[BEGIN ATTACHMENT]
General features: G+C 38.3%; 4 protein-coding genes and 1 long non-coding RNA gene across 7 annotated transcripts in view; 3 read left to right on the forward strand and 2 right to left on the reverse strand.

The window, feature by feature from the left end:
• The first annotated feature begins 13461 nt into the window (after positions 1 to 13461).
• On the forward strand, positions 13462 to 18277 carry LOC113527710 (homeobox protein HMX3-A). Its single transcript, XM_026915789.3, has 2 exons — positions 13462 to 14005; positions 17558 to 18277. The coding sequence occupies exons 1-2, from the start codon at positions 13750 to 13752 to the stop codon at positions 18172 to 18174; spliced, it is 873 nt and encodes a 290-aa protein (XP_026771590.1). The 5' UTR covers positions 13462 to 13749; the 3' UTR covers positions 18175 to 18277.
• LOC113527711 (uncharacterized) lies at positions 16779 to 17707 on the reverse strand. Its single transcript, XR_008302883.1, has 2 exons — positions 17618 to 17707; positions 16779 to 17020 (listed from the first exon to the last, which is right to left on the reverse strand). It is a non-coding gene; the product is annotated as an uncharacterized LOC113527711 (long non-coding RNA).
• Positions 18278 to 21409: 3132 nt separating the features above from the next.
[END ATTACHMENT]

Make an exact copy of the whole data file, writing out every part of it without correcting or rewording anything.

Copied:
General features: G+C 38.3%; 4 protein-coding genes and 1 long non-coding RNA gene across 7 annotated transcripts in view; 3 read left to right on the forward strand and 2 right to left on the reverse strand.

The window, feature by feature from the left end:
• The first annotated feature begins 13461 nt into the window (after positions 1 to 13461).
• On the forward strand, positions 13462 to 18277 carry LOC113527710 (homeobox protein HMX3-A). Its single transcript, XM_026915789.3, has 2 exons — positions 13462 to 14005; positions 17558 to 18277. The coding sequence occupies exons 1-2, from the start codon at positions 13750 to 13752 to the stop codon at positions 18172 to 18174; spliced, it is 873 nt and encodes a 290-aa protein (XP_026771590.1). The 5' UTR covers positions 13462 to 13749; the 3' UTR covers positions 18175 to 18277.
• LOC113527711 (uncharacterized) lies at positions 16779 to 17707 on the reverse strand. Its single transcript, XR_008302883.1, has 2 exons — positions 17618 to 17707; positions 16779 to 17020 (listed from the first exon to the last, which is right to left on the reverse strand). It is a non-coding gene; the product is annotated as an uncharacterized LOC113527711 (long non-coding RNA).
• Positions 18278 to 21409: 3132 nt separating the features above from the next.